Maurice Drew: Oh, man. Well, let me put it this way. I've been playing football since I was eight. And up until he passed on, he never missed a practice or game all through Pop Warner. When I got to high school he never missed a practice or a game. And when I got to college, he only missed one game, and that was only because they couldn't get a ticket out of the airport for some reason. He watched that one on T.V. and was so upset that he couldn't be there to see me play. He made sure he was at every game after that. And when you've got someone like that who critiques you after every game, tells you what you're doing right and wrong, he's like your eyes helping you see yourself out there. I could look up at him and he would give me a thumbs up or a thumbs down. And I know I've got to pick it up or I'm doing good. You have somebody like that, you have no choice but to fall in love with him and treasure him because that rarely comes about. I lived with him from when I was eight until I was 14 or 15. My mom asked me, "You want to stay with your grandma and grandpa? Okay, that's fine." It was just my grandma and my grandpa, just us three and we were road dogs from then on.
Q: Do you recall anything he told you that you felt was some of the best football advice that he shared?
MD: Yeah, don't get caught (laughs). That was it, basically that was it (laughs).
Q: I know you met with Tony Dungy of the Colts at the Combine. Have you had much contact with the Colts since then?
MD: Not really. I haven't really talked to too many teams though. I took a couple of trips and a couple of teams worked me out. But that's the way this goes. From what I hear you don't ever really know because some teams don't like to show their hands.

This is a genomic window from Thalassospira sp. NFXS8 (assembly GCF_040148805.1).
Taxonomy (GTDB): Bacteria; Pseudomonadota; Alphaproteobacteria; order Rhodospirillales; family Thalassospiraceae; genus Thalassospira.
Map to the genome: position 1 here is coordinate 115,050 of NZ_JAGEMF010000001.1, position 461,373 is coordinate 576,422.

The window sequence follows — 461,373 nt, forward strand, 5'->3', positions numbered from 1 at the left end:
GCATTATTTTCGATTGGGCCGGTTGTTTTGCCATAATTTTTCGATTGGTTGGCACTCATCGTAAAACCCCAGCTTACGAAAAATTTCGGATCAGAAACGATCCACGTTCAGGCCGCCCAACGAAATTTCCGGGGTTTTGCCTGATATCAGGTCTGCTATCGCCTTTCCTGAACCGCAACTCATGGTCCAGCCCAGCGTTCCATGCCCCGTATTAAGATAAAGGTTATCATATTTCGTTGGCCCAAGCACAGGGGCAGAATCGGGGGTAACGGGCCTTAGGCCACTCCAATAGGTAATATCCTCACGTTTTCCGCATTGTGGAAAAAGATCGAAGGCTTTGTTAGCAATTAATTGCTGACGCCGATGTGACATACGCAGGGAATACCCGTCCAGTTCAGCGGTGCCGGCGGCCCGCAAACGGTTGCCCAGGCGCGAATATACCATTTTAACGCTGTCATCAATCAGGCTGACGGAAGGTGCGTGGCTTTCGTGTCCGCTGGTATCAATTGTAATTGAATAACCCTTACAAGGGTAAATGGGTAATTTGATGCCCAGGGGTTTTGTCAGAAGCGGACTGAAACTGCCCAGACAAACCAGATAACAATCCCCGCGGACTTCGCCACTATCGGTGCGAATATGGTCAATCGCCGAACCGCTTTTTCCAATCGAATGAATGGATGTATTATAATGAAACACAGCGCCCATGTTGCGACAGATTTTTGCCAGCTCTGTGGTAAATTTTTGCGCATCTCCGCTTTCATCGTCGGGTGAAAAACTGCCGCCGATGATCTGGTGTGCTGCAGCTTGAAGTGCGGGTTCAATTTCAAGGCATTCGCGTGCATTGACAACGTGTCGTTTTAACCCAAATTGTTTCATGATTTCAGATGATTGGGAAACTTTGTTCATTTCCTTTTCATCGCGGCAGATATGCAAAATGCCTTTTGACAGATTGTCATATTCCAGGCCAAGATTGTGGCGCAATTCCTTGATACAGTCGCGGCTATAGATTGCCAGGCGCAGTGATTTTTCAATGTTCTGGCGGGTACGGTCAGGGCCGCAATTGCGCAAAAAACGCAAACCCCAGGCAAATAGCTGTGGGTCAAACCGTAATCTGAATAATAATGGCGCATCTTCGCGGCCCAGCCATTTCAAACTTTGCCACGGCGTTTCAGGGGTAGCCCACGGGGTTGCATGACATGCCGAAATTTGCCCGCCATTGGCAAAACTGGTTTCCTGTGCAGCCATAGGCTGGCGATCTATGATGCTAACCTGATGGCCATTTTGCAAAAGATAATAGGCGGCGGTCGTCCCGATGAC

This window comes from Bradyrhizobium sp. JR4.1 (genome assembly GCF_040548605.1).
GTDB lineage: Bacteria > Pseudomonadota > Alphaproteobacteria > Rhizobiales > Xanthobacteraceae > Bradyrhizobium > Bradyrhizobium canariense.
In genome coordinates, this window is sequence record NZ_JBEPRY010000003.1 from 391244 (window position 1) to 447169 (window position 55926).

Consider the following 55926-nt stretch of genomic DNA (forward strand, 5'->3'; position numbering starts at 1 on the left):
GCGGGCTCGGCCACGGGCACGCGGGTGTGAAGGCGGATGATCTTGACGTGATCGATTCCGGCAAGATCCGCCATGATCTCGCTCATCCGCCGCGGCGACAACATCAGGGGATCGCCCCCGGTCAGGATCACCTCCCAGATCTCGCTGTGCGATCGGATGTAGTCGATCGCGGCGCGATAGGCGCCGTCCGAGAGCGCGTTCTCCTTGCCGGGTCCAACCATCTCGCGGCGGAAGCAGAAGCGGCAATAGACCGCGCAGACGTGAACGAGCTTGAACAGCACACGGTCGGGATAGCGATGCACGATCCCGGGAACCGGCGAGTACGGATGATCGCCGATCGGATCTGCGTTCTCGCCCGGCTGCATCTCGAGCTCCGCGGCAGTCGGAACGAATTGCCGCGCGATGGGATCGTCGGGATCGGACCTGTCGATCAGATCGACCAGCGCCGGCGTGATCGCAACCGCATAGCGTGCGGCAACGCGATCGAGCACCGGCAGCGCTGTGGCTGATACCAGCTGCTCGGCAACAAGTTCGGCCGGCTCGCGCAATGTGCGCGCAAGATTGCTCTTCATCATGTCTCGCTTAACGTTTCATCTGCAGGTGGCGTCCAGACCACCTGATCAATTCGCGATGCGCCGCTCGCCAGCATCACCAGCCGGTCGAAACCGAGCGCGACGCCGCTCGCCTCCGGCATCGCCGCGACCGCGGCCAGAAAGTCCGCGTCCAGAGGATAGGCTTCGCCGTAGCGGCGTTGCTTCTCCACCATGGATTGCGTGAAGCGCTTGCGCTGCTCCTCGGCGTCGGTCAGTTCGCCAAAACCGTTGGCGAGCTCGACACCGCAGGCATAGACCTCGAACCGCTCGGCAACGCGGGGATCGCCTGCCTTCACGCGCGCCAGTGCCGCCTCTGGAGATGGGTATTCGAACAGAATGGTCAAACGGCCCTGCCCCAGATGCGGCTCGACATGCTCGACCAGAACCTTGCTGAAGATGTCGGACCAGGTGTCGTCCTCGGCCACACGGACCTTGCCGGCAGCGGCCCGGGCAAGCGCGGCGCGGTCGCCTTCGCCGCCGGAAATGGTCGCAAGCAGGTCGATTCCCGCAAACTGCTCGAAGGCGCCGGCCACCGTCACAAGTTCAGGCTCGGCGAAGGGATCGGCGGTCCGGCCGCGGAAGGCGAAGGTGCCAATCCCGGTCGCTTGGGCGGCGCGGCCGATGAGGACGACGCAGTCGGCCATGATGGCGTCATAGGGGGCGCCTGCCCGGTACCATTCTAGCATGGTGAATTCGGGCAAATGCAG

Q: What was it like for you to sit down at the Combine with Tony Dungy? How did the two of you click?
MD: We clicked very well, partly because I had a death in my family and he had a death in his and we both knew how that felt. He told me he respected what I've done on the field and how after what happened I still came out and played. And after what had happened to him, he still came out and coached. It was pretty cool to be able to sit down and talk to him, because he's a great guy. He's one of the most professional coaches out there. He doesn't do to much yelling. He expects you to go out there and get the job done, and if you don't he'll put somebody in your place. Here's more of a personal, players' coach I think. He'll try to help you before he would degrade you or just kick you off the team.
Q: The Colts have a very high-powered offense. What would that be like for you -- knowing that they've lost Edgerrin James -- and that you could be in an open competition against Dominic Rhodes for that position, to end up being a part of that Colts offense?
MD: That would be very exciting. Because I believe that offense is built for a player like me. I can catch out of the backfield, I can pass block, I can run the ball and do the play-action fakes. When you're able to be a threat in all of those different ways, and you have a great quarterback like Peyton Manning who sees the entire field and can tell you where to block and where you need to go, that makes it even better. I think I can help them a lot -- and I don't like to say too much stuff, but I think if I get the chance to start, I'll be able to produce.
Q: Where are you going to be on draft day? What will you be doing?
MD: I don't want to do too much. I don't want a lot of people there, because when you don't get picked people start looking at you. So just me and a couple of friends are going to hang out, relax, and play some video games.